Approximately ten months since shoring rigs arrived at the northwest corner of Richmond and Augusta, adjacent to Toronto's famous Graffiti Alley along Rush Lane, construction is in full swing at the site of Alterra Group's Rush Condos. The Quadrangle-designed project is to rise 15 storeys, and include new wall space along its Rush Lane frontage for new creations that will further enrich this world-famous corridor of guerrilla street art.

Rush Condos, image courtesy of Alterra Group

After we covered the arrival of heavy equipment and the start of construction in late November, 2019, shoring and excavation were completed after shutdowns associated with the COVID-19 pandemic, and then construction resumption with new precautions in place. Excavation bottomed out 10.24 metres below grade in May, allowing a crane base to be put in place. Tower crane assembly happened in mid-June, with forming work subsequently beginning on the building's three underground levels.

Basement level taking shape at Rush Condos, image by Forum contributor Red Mars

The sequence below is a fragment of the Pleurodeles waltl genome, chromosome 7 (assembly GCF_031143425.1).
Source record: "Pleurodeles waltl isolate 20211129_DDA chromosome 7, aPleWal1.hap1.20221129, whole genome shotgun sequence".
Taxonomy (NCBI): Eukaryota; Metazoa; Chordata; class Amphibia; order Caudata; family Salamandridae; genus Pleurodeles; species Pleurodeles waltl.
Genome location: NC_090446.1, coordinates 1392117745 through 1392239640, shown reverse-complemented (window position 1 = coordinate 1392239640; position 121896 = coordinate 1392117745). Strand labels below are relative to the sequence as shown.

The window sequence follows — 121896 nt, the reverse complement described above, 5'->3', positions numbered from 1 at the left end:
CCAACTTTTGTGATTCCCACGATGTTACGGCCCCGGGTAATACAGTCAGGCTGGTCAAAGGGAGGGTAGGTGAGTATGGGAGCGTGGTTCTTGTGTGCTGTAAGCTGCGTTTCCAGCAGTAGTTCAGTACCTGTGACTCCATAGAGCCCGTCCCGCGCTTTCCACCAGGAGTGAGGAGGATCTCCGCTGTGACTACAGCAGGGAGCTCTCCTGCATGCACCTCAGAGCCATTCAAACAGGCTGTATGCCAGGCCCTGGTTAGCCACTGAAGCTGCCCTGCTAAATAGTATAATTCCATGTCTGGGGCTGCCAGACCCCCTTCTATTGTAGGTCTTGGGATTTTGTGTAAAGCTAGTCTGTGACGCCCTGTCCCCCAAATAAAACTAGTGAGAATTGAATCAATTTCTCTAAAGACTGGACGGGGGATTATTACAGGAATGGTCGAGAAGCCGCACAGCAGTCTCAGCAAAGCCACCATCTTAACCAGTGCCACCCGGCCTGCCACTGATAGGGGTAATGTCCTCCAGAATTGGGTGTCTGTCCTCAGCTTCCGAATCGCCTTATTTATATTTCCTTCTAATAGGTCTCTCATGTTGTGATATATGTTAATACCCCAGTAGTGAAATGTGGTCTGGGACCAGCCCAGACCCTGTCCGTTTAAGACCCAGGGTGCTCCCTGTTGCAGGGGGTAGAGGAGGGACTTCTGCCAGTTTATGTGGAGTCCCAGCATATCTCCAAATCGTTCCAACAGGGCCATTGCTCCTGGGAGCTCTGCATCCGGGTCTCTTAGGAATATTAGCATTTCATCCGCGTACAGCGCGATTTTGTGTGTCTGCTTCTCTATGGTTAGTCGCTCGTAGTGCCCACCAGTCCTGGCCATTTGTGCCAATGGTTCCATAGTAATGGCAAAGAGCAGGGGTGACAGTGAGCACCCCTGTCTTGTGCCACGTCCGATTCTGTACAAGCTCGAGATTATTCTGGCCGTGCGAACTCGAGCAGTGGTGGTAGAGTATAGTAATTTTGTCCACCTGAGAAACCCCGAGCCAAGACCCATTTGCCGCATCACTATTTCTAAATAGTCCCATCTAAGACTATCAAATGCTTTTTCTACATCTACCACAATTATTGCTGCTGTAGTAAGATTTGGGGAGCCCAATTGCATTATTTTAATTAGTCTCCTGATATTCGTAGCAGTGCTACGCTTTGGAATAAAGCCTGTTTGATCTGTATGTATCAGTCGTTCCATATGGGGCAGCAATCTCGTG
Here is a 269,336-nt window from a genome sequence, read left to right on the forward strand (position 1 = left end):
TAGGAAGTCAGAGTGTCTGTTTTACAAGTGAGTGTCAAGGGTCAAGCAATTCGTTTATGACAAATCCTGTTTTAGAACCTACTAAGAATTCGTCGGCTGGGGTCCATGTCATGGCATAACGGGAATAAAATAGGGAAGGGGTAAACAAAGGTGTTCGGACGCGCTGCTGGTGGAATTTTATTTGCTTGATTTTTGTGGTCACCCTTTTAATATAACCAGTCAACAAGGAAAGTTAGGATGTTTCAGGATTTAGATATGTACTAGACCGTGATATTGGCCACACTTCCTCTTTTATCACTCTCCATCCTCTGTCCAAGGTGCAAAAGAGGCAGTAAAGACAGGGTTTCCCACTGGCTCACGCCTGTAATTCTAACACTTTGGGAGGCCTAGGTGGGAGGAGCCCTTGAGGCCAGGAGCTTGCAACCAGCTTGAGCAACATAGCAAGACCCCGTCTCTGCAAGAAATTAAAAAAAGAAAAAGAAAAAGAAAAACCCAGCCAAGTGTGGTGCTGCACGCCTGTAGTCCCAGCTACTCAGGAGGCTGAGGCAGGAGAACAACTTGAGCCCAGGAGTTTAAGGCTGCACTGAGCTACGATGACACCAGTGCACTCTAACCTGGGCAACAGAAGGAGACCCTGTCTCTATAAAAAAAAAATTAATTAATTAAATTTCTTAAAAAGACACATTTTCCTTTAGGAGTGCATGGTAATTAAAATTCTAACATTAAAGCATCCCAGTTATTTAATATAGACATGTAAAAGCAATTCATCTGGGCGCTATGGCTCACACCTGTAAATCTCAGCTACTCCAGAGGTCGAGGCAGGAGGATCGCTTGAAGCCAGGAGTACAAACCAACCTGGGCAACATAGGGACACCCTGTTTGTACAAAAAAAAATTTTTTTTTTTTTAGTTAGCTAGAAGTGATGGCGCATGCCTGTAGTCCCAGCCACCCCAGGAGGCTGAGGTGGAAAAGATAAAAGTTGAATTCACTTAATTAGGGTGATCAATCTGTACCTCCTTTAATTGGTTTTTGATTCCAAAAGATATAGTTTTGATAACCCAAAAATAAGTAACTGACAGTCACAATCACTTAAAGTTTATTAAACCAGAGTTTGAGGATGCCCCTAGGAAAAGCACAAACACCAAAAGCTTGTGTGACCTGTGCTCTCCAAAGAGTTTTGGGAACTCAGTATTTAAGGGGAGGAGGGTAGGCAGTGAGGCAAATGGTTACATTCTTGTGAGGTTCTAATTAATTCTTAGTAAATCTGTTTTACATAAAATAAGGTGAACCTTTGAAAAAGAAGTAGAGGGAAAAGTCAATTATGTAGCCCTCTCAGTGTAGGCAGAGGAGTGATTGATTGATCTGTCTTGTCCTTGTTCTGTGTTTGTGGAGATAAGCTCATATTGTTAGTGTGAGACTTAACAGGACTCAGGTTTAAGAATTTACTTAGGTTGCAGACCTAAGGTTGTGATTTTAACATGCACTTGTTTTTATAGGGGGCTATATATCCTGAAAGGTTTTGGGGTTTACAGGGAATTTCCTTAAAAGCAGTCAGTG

Underground there will be a single basement level and two parking levels below. The basement will contain mechanical, electrical, resident lockers, and bicycle parking, while the two parking levels are to house 26 long-term resident parking spaces. The lower P2 began to take shape in July, with the P1 slab following in August. By the start of September, the first slab forms, rebar cages, pipes, and conduits were in place for the basement level slab. The most recent images show that the basement level's walls and columns are in the process of being formed.

Basement level taking shape at Rush Condos, image by Forum contributor Red Mars

The sold-out project is bringing 125 condominium units to the neighbourhood in a mix of one-bedroom through three-bedroom+den layouts, from 458 ft² to 939 ft² in area. Living up to its name referencing Rush Lane, the building's north and west podium walls will include areas for street artists to add to the colourful laneway. While unlicensed street art remains illegal throughout the majority of the city, Rush Lane was designated as an area of municipal significance in the City's 2011-adopted Graffiti Management Plan, leading to the City's forming of the "StART" street art program, fostering legal street art across the city.

GGraffiti wall at the rear of Rush Condos, image via submission to City of Toronto

Additional information and images can be found in our Database file for the project, linked below. Want to get involved in the discussion? Check out the associated Forum thread, or leave a comment below.

* * *

UrbanToronto has a new way you can track projects through the planning process on a daily basis. Sign up for a free trial of our New Development Insider here.

Related Companies:  Alterra Group of Companies, Quadrangle